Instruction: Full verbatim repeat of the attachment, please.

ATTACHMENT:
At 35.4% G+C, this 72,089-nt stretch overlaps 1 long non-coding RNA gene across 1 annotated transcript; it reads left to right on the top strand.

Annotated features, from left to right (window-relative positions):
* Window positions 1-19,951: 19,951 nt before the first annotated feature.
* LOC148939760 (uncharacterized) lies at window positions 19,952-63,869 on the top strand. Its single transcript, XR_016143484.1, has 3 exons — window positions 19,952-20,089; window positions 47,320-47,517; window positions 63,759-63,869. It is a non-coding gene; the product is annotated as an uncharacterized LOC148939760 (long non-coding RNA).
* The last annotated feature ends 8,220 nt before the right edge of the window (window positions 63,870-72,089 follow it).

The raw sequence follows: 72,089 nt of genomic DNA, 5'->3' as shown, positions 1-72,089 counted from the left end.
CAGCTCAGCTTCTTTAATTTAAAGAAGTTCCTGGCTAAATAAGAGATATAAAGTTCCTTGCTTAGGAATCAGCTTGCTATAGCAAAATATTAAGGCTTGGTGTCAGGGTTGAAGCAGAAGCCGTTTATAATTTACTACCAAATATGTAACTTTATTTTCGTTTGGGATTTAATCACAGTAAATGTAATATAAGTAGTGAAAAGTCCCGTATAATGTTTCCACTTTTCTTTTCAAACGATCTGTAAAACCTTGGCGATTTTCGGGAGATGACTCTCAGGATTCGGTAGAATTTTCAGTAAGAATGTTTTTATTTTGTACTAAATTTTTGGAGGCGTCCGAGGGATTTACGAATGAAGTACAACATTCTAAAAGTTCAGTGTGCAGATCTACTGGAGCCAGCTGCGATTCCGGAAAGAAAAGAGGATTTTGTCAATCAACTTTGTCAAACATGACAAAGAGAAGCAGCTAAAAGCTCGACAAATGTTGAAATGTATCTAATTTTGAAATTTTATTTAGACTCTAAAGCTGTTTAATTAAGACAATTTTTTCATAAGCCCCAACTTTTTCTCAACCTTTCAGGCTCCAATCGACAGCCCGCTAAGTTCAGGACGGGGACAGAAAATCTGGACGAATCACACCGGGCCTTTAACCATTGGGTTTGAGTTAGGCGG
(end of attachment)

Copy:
At 35.4% G+C, this 72,089-nt stretch overlaps 1 long non-coding RNA gene across 1 annotated transcript; it reads left to right on the top strand.

Annotated features, from left to right (window-relative positions):
* Window positions 1-19,951: 19,951 nt before the first annotated feature.
* LOC148939760 (uncharacterized) lies at window positions 19,952-63,869 on the top strand. Its single transcript, XR_016143484.1, has 3 exons — window positions 19,952-20,089; window positions 47,320-47,517; window positions 63,759-63,869. It is a non-coding gene; the product is annotated as an uncharacterized LOC148939760 (long non-coding RNA).
* The last annotated feature ends 8,220 nt before the right edge of the window (window positions 63,870-72,089 follow it).

The raw sequence follows: 72,089 nt of genomic DNA, 5'->3' as shown, positions 1-72,089 counted from the left end.
CAGCTCAGCTTCTTTAATTTAAAGAAGTTCCTGGCTAAATAAGAGATATAAAGTTCCTTGCTTAGGAATCAGCTTGCTATAGCAAAATATTAAGGCTTGGTGTCAGGGTTGAAGCAGAAGCCGTTTATAATTTACTACCAAATATGTAACTTTATTTTCGTTTGGGATTTAATCACAGTAAATGTAATATAAGTAGTGAAAAGTCCCGTATAATGTTTCCACTTTTCTTTTCAAACGATCTGTAAAACCTTGGCGATTTTCGGGAGATGACTCTCAGGATTCGGTAGAATTTTCAGTAAGAATGTTTTTATTTTGTACTAAATTTTTGGAGGCGTCCGAGGGATTTACGAATGAAGTACAACATTCTAAAAGTTCAGTGTGCAGATCTACTGGAGCCAGCTGCGATTCCGGAAAGAAAAGAGGATTTTGTCAATCAACTTTGTCAAACATGACAAAGAGAAGCAGCTAAAAGCTCGACAAATGTTGAAATGTATCTAATTTTGAAATTTTATTTAGACTCTAAAGCTGTTTAATTAAGACAATTTTTTCATAAGCCCCAACTTTTTCTCAACCTTTCAGGCTCCAATCGACAGCCCGCTAAGTTCAGGACGGGGACAGAAAATCTGGACGAATCACACCGGGCCTTTAACCATTGGGTTTGAGTTAGGCGG